2006 – The Malaysian Disability Movement In Review
2006 has been a year of interesting development for the disability movement in Malaysia. There is a greater awareness regarding the social model of disability. This concept sees society as the disabling factor instead of impairments. In short, it is the attitude and built barriers that disable people. The environment is built for the majority when it should have been made to be usable by all. This essentially marginalises and segregates pockets of society that are deemed to be different from the rest.
There is also a general understanding among the disabled community now that living with impairment does not necessarily mean having to live a less fulfilling life. As long as disabled persons can make informed decisions regarding issues that affect them, they are able to lead a reasonably rewarding life. This is due largely to the effort of the Jabatan Kebajikan Masyarakat Malaysia (JKMM) and the Japan International Cooperation Agency’s (JICA) effort in supporting Independent Living Programmes for People with Disability.
Dr. Kenji Kuno, Chief Advisor of JICA, must be credited for this initiative and his effort in empowering the disability movement in Malaysia. Through JKMM and JICA, he organised various trainings for disabled persons and welfare officers, and provided valuable technical expertise in this field to the government and non-governmental organisations (NGOs) working on disability-related issues. His insight and experience makes him a valuable resource person and injects a fresh breath to the movement in Malaysia.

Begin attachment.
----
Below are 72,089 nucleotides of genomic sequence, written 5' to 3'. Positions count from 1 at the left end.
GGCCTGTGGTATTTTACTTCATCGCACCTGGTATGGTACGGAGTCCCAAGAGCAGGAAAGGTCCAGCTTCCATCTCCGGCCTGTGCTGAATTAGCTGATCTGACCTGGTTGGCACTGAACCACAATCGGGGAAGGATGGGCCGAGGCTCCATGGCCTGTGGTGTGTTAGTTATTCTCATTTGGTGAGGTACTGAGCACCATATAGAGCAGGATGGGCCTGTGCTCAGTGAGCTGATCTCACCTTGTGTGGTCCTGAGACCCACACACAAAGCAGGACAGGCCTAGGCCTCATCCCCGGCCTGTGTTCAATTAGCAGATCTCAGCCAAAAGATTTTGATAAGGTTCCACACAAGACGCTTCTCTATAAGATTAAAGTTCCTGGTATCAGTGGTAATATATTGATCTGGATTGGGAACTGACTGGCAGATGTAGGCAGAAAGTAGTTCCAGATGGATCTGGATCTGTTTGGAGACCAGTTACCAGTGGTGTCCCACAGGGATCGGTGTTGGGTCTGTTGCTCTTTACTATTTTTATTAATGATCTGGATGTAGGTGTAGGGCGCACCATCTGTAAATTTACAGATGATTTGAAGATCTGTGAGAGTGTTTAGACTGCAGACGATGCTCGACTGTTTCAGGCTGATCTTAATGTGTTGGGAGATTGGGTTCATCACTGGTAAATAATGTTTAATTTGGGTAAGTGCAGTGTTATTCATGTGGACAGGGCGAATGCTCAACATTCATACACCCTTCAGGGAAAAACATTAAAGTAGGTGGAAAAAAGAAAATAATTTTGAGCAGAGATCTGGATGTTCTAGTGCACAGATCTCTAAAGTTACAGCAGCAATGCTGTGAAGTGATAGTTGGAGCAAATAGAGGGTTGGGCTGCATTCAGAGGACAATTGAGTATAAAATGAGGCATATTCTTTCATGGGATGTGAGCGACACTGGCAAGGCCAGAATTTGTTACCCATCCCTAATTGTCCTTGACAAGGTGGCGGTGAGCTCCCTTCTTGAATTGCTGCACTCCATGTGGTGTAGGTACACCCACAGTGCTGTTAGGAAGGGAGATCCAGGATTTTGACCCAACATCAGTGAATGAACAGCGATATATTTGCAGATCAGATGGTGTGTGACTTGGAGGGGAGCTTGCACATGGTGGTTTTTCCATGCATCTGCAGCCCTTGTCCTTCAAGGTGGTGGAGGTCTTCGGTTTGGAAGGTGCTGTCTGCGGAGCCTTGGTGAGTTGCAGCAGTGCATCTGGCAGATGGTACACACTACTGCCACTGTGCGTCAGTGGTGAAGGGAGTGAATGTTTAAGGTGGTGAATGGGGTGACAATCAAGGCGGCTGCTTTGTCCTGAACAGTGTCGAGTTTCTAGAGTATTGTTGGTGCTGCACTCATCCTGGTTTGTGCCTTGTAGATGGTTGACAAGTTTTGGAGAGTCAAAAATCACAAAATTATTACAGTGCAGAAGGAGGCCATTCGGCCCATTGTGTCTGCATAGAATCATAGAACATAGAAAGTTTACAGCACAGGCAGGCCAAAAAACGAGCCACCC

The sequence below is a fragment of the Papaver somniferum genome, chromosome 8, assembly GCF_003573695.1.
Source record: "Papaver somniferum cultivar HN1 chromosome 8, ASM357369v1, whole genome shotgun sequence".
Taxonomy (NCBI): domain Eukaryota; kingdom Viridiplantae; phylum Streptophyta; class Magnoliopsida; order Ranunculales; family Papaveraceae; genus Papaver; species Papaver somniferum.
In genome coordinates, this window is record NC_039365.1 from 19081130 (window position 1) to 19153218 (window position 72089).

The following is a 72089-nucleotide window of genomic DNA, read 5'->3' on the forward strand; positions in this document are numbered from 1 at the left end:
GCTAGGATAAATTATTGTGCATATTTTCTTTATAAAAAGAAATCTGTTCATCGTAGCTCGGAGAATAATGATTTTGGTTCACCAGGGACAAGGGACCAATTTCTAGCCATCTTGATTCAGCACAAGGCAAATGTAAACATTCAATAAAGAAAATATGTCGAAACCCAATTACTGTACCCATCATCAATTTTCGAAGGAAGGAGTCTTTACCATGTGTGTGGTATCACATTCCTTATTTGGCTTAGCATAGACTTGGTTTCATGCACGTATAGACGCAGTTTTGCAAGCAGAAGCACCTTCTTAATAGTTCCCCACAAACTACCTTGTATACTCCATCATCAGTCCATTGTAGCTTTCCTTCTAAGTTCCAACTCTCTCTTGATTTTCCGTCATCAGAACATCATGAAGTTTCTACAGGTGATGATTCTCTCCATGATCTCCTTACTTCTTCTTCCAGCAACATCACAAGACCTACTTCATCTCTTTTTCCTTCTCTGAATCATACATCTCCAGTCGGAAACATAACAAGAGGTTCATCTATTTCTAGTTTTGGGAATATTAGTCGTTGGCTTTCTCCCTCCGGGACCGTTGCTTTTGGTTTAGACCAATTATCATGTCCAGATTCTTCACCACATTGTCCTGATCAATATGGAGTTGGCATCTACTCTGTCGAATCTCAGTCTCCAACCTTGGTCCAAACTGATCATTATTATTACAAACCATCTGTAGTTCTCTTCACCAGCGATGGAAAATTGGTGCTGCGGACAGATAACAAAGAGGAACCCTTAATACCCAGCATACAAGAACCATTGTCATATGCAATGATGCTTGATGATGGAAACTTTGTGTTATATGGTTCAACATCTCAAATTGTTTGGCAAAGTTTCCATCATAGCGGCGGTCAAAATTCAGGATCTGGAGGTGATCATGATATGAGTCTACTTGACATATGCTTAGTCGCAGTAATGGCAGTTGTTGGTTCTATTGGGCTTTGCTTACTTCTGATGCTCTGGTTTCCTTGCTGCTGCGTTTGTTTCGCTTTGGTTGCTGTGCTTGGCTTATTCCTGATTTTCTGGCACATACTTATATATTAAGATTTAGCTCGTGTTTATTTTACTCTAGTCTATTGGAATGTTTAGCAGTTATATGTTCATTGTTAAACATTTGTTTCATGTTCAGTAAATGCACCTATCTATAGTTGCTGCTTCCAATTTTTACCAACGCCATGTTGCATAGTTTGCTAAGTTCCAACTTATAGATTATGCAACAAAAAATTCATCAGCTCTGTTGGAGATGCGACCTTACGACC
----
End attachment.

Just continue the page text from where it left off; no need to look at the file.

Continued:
The most prominent event in 2006 where disability issues are concerned was not the FESPIC Games but the campaign for accessible public transport organised by the Barrier-Free Environment and Accessible Transport Group (BEAT). FESPIC Games displayed the painful reality of the infrastructure and non-existent accessible public transport in Malaysia, especially for wheelchair users. At a national conference on accessibility organised by the Kementerian Pembangunan Wanita, Keluarga dan Masyarakat, a speaker likened athletes that needed assistance to board non-accessible buses on steep makeshift ramps to cattle being herded into trucks.
BEAT, an informal coalition comprising sixteen major NGOs in the Klang Valley, were concerned that none of the public buses catered to the needs of the mobility impaired. The group held a campaign in September to demonstrate the dire situation of public transport for wheelchair users and a rally at Brickfields on the International Day of Disabled Persons to highlight the matter again. The event was widely covered by the print and electronic media and caught the attention of politicians who assured the group that they would look into the matter.
Going forward, I can foresee that through awareness campaigns and a better understanding of their rights, more disabled persons will come out and advocate for a fair and equitable society where they can participate fully in nation building. Given the opportunity, disabled persons would prefer not to be at the receiving end of charity and welfare but be productive citizens contributing to the development of Malaysia. They can only do that when they are included in all aspects of mainstream society through the removal of attitudinal and environmental barriers. Let’s hope that 2007 will herald in a better year when the Disabled Persons Act is tabled at Parliament to unequivocally protect the rights of people who have been marginalised and discriminated against for far too long. Here is a toast to a brighter future.